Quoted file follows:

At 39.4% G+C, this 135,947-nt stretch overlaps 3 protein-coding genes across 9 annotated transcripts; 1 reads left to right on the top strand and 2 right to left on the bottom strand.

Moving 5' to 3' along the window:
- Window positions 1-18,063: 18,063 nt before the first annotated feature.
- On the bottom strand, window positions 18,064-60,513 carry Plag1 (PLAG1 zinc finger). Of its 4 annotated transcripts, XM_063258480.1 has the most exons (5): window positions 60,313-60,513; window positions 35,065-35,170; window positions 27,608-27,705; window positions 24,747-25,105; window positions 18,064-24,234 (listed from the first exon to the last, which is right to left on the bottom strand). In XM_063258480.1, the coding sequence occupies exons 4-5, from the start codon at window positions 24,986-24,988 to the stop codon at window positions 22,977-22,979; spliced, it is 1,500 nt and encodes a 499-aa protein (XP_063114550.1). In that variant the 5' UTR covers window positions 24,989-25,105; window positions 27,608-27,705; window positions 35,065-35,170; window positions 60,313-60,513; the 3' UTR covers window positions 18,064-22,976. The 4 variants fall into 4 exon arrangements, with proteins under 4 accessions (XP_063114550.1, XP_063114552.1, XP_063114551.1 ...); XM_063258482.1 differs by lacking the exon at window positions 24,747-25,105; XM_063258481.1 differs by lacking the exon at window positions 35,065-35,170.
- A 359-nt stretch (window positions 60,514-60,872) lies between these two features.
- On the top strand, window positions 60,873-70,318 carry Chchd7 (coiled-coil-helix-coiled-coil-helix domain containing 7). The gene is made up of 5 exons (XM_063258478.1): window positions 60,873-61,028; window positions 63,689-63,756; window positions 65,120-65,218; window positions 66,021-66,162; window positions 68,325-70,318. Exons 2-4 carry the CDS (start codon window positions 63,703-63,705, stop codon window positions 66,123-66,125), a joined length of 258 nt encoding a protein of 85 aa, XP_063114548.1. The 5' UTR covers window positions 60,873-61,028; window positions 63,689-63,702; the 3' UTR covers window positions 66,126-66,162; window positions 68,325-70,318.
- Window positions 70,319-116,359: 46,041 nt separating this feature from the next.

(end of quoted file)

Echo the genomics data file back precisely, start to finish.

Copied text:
At 39.4% G+C, this 135,947-nt stretch overlaps 3 protein-coding genes across 9 annotated transcripts; 1 reads left to right on the top strand and 2 right to left on the bottom strand.

Moving 5' to 3' along the window:
- Window positions 1-18,063: 18,063 nt before the first annotated feature.
- On the bottom strand, window positions 18,064-60,513 carry Plag1 (PLAG1 zinc finger). Of its 4 annotated transcripts, XM_063258480.1 has the most exons (5): window positions 60,313-60,513; window positions 35,065-35,170; window positions 27,608-27,705; window positions 24,747-25,105; window positions 18,064-24,234 (listed from the first exon to the last, which is right to left on the bottom strand). In XM_063258480.1, the coding sequence occupies exons 4-5, from the start codon at window positions 24,986-24,988 to the stop codon at window positions 22,977-22,979; spliced, it is 1,500 nt and encodes a 499-aa protein (XP_063114550.1). In that variant the 5' UTR covers window positions 24,989-25,105; window positions 27,608-27,705; window positions 35,065-35,170; window positions 60,313-60,513; the 3' UTR covers window positions 18,064-22,976. The 4 variants fall into 4 exon arrangements, with proteins under 4 accessions (XP_063114550.1, XP_063114552.1, XP_063114551.1 ...); XM_063258482.1 differs by lacking the exon at window positions 24,747-25,105; XM_063258481.1 differs by lacking the exon at window positions 35,065-35,170.
- A 359-nt stretch (window positions 60,514-60,872) lies between these two features.
- On the top strand, window positions 60,873-70,318 carry Chchd7 (coiled-coil-helix-coiled-coil-helix domain containing 7). The gene is made up of 5 exons (XM_063258478.1): window positions 60,873-61,028; window positions 63,689-63,756; window positions 65,120-65,218; window positions 66,021-66,162; window positions 68,325-70,318. Exons 2-4 carry the CDS (start codon window positions 63,703-63,705, stop codon window positions 66,123-66,125), a joined length of 258 nt encoding a protein of 85 aa, XP_063114548.1. The 5' UTR covers window positions 60,873-61,028; window positions 63,689-63,702; the 3' UTR covers window positions 66,126-66,162; window positions 68,325-70,318.
- Window positions 70,319-116,359: 46,041 nt separating this feature from the next.